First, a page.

HELLO AMERICA!  -- Director, writer, producer Gerald Gordon is very excited about his latest film "Shazam and the Lost Path." It has "Tarzan" and all of his muscle buddies who will keep you laughing the whole time watching the film. When asked why this kind of motion picture, Gordon answered, "I love Mel Brooks and how he makes an audience laugh, and it’s why I believe people look forward to viewing what he does as an actor, writer, director or producer. MSJ: Your body of work has been enormous through the years. What made you lean towards this kind of film? GG: Well, I’ll give you some background. The score has been written by Bruce Buckingham, a long time close friend and employee. He was the piano conductor for a number of my past projects: the west coast premiere of "The Secret Life of Walter Mitty" starring "Citizen Kane’s" leading lady Ruth Warrick; he wrote the film score for my film "So Long Blue Boy" that sits on a shelf in Hollywood because the producer wouldn’t pay the final fee to the lab CFI. Bruce led my orchestra and played at Mayfair Music Hall while I was artistic director. I love his work in this film. He also edited the "Shazam" film and we worked closely together. And it was tough at times because we had to work through SKYPE as he lives in Kent, Washington, and I’m here in Vegas. MSJ: Was the film something you had always wanted to do as a director? GG: No. The film came about totally unplanned. You see, I had taught an exceptional acting class with many students featured or starring players in the various Vegas strip shows. They wanted another class, a more advanced one and I said NO CLASS-I’M TIRED. Suddenly, one of the students, a leading player from Cirque’s show "O" said, "Then write us a film." I laughed and forgot about it. Then weeks later, I was watching TCM and there were three Tarzan films that day. I wasn’t feeling great so I reminisced about watching them when I was young kid. I began laughing, as they weren’t meant to be funny, but I just couldn’t believe how seriously I had taken them earlier in my life. The films always would depict black natives deep in the African wilderness, but possessing treasures of one kind or another. The white treasure hunters invading these areas in the hopes of getting some, if not all of the treasure. Then there always was a white man, a renegade who has made a deal with the "savages" to screw the white treasure hunters and get the goodies for himself. I then thought of my previous class that happened to have five or six African-Americans in it and thought, wouldn’t it be interesting if I made them the good guys and the white guys the "savages" so called. And since I had a British actor in the group, just to be different. I could make him the renegade that makes a deal with the chief of the white cannibals who is now desperately looking for something different than white meat and thus the plot was born. MSJ: Then "Shazam" is the Tarzan character? GG: Yes. He of course is brought in to help the underdog. I didn’t have a chimp to play "Cheeta," but I did have in the class the leading trapeze artist from Cirque’s MYSTERE show. I asked him if he could do front and back flips. Well, he did one right in front of me and that’s how "Meeta" was born. And that’s the film. MSJ: You took quite a chance casting a group of actors from a class, don’t you think? GG: I thought it would be fun to do a "little fun film with people I loved." And it was fun, and the class of 15 people turned into a company of 73. Naturally, there were problems raising the money as everyone had to be fed daily during the location shoot, costumes, props and I also needed two animals as well. I wanted a donkey which was the hardest thing to get without having to pay one thousand dollars a day, but we finally found one whose owner was happy with a bale of hay for "Elizabeth" the donkey. You see I was almost totally taken by Omar Sharif’s entrance in "Lawrence of Arabia" where David Lean, the director, has him appear way off in the distance on the horizon and Peter O’Toole sees this dot on the horizon and it takes eight minutes for Omar to finally come into focus riding proudly on his camel. I wanted to clone this, but I put Shazam on a burro and thus the line "Here comes Shazam riding in on his ass!" was born. And it was perfect to have the English guy utter those words. Gave it class and it still makes me laugh. I really am enjoying my film. I pray others will, also.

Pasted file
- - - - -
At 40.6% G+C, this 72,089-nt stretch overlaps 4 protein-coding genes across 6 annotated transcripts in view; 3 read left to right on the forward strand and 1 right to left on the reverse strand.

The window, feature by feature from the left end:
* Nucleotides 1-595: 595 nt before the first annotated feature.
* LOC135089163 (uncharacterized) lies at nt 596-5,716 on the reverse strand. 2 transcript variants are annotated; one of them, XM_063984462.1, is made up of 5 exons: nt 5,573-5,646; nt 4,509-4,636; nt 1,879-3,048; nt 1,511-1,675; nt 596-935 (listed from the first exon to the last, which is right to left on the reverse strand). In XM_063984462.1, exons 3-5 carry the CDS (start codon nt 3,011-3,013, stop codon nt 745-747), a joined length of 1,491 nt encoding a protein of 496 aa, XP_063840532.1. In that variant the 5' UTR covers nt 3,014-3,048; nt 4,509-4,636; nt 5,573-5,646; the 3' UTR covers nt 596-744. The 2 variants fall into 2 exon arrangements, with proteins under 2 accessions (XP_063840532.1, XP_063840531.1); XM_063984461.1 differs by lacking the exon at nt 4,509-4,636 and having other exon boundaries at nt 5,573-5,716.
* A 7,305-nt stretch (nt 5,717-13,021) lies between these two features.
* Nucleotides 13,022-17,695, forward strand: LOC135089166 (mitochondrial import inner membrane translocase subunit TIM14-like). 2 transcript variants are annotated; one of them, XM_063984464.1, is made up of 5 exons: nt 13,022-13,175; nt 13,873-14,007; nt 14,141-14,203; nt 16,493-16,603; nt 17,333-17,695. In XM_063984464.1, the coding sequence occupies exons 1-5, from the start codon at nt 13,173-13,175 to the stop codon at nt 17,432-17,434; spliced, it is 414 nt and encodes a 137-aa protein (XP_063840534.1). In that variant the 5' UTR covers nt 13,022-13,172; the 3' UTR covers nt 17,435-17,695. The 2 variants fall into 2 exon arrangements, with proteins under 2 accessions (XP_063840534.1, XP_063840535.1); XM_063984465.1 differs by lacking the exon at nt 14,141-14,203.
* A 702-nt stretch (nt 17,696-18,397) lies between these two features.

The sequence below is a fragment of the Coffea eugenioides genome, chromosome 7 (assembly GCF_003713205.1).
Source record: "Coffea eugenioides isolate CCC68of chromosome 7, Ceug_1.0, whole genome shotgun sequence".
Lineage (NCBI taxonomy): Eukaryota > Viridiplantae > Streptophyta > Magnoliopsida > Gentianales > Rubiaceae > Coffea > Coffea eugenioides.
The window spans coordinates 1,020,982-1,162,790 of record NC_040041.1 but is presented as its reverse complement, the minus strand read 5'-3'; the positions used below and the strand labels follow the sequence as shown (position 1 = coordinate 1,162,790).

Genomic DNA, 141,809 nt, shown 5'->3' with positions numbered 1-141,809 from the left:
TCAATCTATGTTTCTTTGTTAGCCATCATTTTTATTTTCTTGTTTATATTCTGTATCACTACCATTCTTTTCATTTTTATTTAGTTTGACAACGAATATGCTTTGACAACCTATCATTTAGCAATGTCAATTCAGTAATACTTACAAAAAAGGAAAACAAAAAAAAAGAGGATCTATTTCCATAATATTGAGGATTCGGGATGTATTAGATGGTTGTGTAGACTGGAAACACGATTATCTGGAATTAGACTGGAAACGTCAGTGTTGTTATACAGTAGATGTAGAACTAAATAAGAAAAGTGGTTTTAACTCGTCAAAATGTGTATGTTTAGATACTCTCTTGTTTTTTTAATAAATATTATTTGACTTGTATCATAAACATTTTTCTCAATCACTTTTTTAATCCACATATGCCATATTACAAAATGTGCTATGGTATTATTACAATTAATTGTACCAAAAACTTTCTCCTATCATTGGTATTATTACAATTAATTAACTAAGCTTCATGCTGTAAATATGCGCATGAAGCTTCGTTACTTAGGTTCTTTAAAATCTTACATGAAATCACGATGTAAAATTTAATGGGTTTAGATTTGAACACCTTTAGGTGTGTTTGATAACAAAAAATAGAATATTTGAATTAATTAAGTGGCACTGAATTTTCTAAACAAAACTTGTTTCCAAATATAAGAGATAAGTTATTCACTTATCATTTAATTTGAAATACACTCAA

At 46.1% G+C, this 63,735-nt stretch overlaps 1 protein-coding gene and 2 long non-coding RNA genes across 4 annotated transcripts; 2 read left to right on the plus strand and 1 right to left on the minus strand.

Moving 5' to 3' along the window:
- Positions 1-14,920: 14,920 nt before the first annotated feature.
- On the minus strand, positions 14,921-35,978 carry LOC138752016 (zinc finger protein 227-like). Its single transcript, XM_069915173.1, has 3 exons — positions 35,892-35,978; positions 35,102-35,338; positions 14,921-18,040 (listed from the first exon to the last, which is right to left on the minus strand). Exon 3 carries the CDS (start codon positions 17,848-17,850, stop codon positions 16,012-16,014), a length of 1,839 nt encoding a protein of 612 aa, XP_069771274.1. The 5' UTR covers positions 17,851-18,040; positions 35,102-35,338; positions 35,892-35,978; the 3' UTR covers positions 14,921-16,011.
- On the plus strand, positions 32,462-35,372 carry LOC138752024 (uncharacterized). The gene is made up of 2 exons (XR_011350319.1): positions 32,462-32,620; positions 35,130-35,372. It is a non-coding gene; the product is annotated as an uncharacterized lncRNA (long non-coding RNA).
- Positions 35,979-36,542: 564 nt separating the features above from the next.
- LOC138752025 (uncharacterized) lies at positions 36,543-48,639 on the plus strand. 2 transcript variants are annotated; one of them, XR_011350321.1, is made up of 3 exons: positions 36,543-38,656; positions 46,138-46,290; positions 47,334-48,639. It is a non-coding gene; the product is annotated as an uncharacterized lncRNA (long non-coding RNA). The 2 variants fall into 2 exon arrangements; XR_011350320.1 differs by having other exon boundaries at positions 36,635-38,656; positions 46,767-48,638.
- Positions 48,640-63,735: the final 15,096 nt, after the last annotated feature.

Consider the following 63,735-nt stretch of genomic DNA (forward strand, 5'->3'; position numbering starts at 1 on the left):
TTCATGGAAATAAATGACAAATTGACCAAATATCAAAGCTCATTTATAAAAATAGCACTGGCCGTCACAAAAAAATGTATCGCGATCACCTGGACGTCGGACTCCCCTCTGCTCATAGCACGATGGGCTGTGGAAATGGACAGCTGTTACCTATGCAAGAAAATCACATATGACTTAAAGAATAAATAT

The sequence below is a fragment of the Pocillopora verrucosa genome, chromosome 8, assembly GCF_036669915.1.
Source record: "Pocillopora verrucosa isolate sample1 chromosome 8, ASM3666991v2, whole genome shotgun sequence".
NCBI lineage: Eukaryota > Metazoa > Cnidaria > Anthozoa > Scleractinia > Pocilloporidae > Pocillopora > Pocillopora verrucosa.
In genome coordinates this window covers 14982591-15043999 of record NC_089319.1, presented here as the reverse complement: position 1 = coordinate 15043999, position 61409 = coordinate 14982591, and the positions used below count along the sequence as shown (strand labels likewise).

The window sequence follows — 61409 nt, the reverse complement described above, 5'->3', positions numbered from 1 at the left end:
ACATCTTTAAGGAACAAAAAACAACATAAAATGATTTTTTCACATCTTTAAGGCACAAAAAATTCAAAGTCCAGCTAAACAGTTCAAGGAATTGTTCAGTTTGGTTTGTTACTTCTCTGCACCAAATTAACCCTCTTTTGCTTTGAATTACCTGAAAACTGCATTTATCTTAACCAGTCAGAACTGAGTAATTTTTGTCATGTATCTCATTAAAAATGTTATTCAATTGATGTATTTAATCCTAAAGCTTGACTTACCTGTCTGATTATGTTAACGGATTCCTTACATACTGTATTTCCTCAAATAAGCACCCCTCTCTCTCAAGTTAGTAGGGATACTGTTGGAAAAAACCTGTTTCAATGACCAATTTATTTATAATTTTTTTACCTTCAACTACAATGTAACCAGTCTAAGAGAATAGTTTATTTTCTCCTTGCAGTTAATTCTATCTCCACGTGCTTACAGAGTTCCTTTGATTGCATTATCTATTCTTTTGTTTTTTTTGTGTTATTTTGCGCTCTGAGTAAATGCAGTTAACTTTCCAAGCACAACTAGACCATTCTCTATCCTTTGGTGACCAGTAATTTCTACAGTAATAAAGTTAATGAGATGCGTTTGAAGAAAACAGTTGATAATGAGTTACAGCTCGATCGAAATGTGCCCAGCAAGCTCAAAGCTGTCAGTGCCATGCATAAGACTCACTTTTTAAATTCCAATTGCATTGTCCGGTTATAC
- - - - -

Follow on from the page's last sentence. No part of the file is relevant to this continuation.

Articles